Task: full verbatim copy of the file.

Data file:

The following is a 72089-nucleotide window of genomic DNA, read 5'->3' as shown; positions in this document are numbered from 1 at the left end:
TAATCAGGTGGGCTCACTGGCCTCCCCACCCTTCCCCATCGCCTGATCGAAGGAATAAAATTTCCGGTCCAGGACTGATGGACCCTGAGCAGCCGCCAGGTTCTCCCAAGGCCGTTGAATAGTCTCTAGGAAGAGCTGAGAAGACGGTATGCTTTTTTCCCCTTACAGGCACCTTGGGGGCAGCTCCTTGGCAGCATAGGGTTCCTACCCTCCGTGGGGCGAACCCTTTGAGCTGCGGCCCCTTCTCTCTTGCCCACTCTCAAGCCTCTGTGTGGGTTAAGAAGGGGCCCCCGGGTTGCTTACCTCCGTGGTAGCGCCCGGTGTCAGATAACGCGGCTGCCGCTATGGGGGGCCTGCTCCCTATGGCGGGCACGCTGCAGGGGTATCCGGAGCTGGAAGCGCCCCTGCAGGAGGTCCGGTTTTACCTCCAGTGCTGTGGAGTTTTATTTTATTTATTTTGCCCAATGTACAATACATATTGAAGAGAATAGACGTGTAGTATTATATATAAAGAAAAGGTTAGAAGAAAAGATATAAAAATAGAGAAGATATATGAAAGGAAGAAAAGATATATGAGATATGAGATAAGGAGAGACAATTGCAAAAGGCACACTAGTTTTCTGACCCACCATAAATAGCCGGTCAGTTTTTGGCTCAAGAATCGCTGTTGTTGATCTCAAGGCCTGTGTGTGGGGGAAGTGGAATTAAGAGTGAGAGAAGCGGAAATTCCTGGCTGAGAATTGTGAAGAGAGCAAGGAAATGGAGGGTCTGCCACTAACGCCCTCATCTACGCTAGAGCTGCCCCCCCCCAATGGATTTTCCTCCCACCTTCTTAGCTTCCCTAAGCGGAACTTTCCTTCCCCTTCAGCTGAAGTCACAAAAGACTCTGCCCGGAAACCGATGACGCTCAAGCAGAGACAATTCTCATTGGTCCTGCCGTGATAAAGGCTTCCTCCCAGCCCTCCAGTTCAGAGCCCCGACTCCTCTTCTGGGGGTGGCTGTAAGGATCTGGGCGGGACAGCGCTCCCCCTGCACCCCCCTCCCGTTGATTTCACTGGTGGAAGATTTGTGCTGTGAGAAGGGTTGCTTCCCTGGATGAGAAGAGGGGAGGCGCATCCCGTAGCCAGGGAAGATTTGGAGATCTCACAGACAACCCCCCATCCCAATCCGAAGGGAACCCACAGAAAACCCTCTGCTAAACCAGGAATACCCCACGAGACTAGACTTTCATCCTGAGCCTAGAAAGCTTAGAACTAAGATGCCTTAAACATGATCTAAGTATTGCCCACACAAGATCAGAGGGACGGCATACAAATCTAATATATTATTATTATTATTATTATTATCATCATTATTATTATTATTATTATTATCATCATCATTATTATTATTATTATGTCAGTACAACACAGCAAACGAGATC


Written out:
The following is a 72089-nucleotide window of genomic DNA, read 5'->3' as shown; positions in this document are numbered from 1 at the left end:
TAATCAGGTGGGCTCACTGGCCTCCCCACCCTTCCCCATCGCCTGATCGAAGGAATAAAATTTCCGGTCCAGGACTGATGGACCCTGAGCAGCCGCCAGGTTCTCCCAAGGCCGTTGAATAGTCTCTAGGAAGAGCTGAGAAGACGGTATGCTTTTTTCCCCTTACAGGCACCTTGGGGGCAGCTCCTTGGCAGCATAGGGTTCCTACCCTCCGTGGGGCGAACCCTTTGAGCTGCGGCCCCTTCTCTCTTGCCCACTCTCAAGCCTCTGTGTGGGTTAAGAAGGGGCCCCCGGGTTGCTTACCTCCGTGGTAGCGCCCGGTGTCAGATAACGCGGCTGCCGCTATGGGGGGCCTGCTCCCTATGGCGGGCACGCTGCAGGGGTATCCGGAGCTGGAAGCGCCCCTGCAGGAGGTCCGGTTTTACCTCCAGTGCTGTGGAGTTTTATTTTATTTATTTTGCCCAATGTACAATACATATTGAAGAGAATAGACGTGTAGTATTATATATAAAGAAAAGGTTAGAAGAAAAGATATAAAAATAGAGAAGATATATGAAAGGAAGAAAAGATATATGAGATATGAGATAAGGAGAGACAATTGCAAAAGGCACACTAGTTTTCTGACCCACCATAAATAGCCGGTCAGTTTTTGGCTCAAGAATCGCTGTTGTTGATCTCAAGGCCTGTGTGTGGGGGAAGTGGAATTAAGAGTGAGAGAAGCGGAAATTCCTGGCTGAGAATTGTGAAGAGAGCAAGGAAATGGAGGGTCTGCCACTAACGCCCTCATCTACGCTAGAGCTGCCCCCCCCCAATGGATTTTCCTCCCACCTTCTTAGCTTCCCTAAGCGGAACTTTCCTTCCCCTTCAGCTGAAGTCACAAAAGACTCTGCCCGGAAACCGATGACGCTCAAGCAGAGACAATTCTCATTGGTCCTGCCGTGATAAAGGCTTCCTCCCAGCCCTCCAGTTCAGAGCCCCGACTCCTCTTCTGGGGGTGGCTGTAAGGATCTGGGCGGGACAGCGCTCCCCCTGCACCCCCCTCCCGTTGATTTCACTGGTGGAAGATTTGTGCTGTGAGAAGGGTTGCTTCCCTGGATGAGAAGAGGGGAGGCGCATCCCGTAGCCAGGGAAGATTTGGAGATCTCACAGACAACCCCCCATCCCAATCCGAAGGGAACCCACAGAAAACCCTCTGCTAAACCAGGAATACCCCACGAGACTAGACTTTCATCCTGAGCCTAGAAAGCTTAGAACTAAGATGCCTTAAACATGATCTAAGTATTGCCCACACAAGATCAGAGGGACGGCATACAAATCTAATATATTATTATTATTATTATTATTATCATCATTATTATTATTATTATTATTATCATCATCATTATTATTATTATTATGTCAGTACAACACAGCAAACGAGATC